In more relaxed situations, you can give hugs and people won’t refuse them. But in business, a handshake is more acceptable.

Don’t get too touchy. Once a person has accepted your handshake, that’s enough. You don’t need to touch their shoulders or grab their waist, or anywhere else. Give them their personal space.

Take a look at our website to learn some helpful business German.


7. How to be a Good Part of German Society

1- Do: Recycle your garbage.

A Girl in a Green Shirt with the Recycle Sign in Front of a tree

The “green” movement has already taken place in Germany, and we’re trying our best in everyday life to not stress the environment more than necessary.

For this, we have a recycling system. For glass, for example, we divide them into brown, green, and white glass; there will be extra recycling containers for each sort.

Also, you should separate your waste between plastic, paper, and natural garbage.

In addition to this, we have a recycling system for plastic bottles. That means that when buying a plastic bottle, you have to pay a certain amount extra. After you bring the bottle back to a machine in the supermarket, you’ll get back the extra amount you paid. This system is called Pfand. Believe it or not, foreigners love this.

2- Don’t: Open closed doors unasked.

Sometimes Germans just need time for themselves and don’t need to be out in public. For this, we have a common practice of keeping the door to our room shut when we don’t want anyone to come in.

At the same time, this means that if your door is open, a person can enter the room almost unasked.

This applies to almost every situation: at home when sharing your flat, or in the office.


8. How GermanPod101 Can Help You Learn More German

In summary, we’ve introduced you to important German etiquette regarding: public transport, greetings, visiting public places, being in friends’ homes, and the business culture in Germany. Apply our do’s and avoid the don’ts, and you’ll be more than fine visiting all parts of Germany.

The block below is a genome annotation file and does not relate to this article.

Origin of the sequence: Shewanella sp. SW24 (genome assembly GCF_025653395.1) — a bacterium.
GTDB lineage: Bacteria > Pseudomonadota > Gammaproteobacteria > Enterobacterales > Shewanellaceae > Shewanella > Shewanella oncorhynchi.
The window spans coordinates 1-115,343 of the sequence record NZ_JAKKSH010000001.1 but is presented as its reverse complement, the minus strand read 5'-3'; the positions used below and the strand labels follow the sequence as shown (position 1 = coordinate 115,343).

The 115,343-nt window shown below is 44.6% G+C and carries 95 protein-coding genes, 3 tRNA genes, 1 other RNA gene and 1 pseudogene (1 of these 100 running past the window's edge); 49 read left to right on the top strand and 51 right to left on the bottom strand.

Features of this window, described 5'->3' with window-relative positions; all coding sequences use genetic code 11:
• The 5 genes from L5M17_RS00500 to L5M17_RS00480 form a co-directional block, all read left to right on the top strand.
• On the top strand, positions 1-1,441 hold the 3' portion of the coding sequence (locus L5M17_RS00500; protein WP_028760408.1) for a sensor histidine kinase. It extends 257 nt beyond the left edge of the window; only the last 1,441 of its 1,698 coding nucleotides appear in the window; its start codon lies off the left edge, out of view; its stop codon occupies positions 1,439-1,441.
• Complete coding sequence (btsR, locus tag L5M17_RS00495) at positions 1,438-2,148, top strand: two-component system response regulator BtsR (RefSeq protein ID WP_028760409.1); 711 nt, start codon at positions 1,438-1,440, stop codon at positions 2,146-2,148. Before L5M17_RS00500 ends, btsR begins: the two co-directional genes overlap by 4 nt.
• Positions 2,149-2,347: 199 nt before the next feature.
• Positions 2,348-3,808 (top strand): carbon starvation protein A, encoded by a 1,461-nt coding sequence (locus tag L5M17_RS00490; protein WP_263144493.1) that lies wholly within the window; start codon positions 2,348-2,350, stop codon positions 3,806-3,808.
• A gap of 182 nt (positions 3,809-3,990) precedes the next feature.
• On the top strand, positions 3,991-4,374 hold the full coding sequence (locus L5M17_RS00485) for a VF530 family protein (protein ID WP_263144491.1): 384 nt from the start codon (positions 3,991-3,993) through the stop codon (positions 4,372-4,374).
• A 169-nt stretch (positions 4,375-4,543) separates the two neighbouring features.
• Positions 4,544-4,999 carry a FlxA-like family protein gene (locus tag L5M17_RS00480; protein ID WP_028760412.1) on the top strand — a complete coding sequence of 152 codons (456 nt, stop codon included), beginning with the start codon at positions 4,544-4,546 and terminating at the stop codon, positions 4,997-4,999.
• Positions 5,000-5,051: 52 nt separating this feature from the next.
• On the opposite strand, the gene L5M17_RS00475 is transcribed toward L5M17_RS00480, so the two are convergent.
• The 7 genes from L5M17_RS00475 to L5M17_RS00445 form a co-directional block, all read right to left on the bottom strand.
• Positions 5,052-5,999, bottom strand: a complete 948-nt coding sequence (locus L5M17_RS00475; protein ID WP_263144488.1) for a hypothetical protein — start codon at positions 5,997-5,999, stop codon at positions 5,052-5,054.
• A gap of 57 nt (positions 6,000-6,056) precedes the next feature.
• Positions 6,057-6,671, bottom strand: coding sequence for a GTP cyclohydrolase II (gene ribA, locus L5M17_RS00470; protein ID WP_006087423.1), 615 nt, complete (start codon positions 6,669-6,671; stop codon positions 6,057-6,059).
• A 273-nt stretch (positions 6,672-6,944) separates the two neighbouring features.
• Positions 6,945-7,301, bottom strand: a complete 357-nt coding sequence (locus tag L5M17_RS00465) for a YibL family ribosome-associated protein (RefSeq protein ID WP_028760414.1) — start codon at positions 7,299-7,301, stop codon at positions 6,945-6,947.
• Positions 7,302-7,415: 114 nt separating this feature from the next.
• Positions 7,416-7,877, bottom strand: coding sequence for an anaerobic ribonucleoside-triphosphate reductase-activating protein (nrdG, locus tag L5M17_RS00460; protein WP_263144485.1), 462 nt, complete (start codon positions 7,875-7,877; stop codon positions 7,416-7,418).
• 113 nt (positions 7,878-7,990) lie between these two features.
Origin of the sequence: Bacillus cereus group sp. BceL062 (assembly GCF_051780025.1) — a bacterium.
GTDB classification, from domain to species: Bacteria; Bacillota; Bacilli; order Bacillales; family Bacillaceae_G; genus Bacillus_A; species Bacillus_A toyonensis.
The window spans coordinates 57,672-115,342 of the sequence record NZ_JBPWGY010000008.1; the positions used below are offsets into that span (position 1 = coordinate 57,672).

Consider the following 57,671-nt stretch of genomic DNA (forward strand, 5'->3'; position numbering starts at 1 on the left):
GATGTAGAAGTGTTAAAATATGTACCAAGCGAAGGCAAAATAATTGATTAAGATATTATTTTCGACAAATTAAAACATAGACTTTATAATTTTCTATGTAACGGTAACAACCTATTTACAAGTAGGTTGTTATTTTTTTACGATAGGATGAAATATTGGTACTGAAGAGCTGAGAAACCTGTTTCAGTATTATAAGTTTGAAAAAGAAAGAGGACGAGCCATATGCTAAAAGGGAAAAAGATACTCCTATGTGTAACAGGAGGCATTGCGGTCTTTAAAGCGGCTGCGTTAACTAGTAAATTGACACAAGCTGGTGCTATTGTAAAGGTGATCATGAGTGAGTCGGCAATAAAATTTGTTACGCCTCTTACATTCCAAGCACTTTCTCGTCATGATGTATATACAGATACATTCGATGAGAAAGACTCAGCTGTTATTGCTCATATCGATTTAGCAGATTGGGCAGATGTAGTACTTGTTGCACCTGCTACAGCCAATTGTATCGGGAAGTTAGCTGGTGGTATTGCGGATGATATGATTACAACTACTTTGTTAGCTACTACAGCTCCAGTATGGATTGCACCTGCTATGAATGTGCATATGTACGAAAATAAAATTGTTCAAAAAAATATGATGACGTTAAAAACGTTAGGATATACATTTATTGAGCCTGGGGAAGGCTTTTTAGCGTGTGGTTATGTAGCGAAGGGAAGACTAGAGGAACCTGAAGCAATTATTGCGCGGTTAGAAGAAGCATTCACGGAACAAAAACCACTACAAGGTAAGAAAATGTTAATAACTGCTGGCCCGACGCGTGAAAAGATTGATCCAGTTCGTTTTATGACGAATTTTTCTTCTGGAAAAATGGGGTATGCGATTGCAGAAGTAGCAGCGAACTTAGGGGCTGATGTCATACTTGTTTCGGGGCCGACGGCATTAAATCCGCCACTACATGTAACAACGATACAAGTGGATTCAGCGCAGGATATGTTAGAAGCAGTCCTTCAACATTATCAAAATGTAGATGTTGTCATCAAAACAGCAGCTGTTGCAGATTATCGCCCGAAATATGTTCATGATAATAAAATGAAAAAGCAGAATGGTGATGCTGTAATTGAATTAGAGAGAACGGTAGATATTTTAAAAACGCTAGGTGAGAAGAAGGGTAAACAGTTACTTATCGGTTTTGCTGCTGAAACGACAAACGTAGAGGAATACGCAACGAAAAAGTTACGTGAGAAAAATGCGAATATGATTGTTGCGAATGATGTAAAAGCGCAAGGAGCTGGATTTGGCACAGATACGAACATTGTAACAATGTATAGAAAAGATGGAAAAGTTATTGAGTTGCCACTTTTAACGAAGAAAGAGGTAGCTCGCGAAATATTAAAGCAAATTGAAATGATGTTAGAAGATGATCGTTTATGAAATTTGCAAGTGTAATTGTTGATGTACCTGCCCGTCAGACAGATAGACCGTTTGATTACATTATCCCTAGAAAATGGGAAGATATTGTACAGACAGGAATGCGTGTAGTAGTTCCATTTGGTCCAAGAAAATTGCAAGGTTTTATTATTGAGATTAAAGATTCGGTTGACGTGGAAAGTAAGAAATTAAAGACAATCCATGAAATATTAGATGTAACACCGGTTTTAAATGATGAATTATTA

Are there similar etiquette rules or cultural customs in your own country? Let us know in the comments!

If you’re interested in boosting your German skills faster, we recommend you our private teacher program. It focuses on your personal goals and your current German level, to help you improve at your own pace and toward your own goals.

We won’t just release you without making you even happier. So we’ve prepared some free-of-charge lessons on GermanPod101.com. There are classes for:

Make sure you get a spot today and boost your German to the sky. But don’t forget German etiquette on your way to the top.

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How to Find a German Job with the Germany Job Seeker Visa

So you’re ready to move to Germany with the Germany job seeker visa? You’re ready to finally work in Germany? This is a country that has so many different sides to show, and so many different accents, cultures, and landscapes. It reaches from the Baltic Sea and flatlands in the north to the Alps with Bavarian culture, to the forests and lakes in the south.

In between, you have many big cities such as the capital Berlin, the finance and logistics centre of Europe Frankfurt, one of the biggest city complexes named Ruhrpott in the west, and the fastest growing city in Germany: Leipzig.

Roofs of Berlin and the Fernsehturm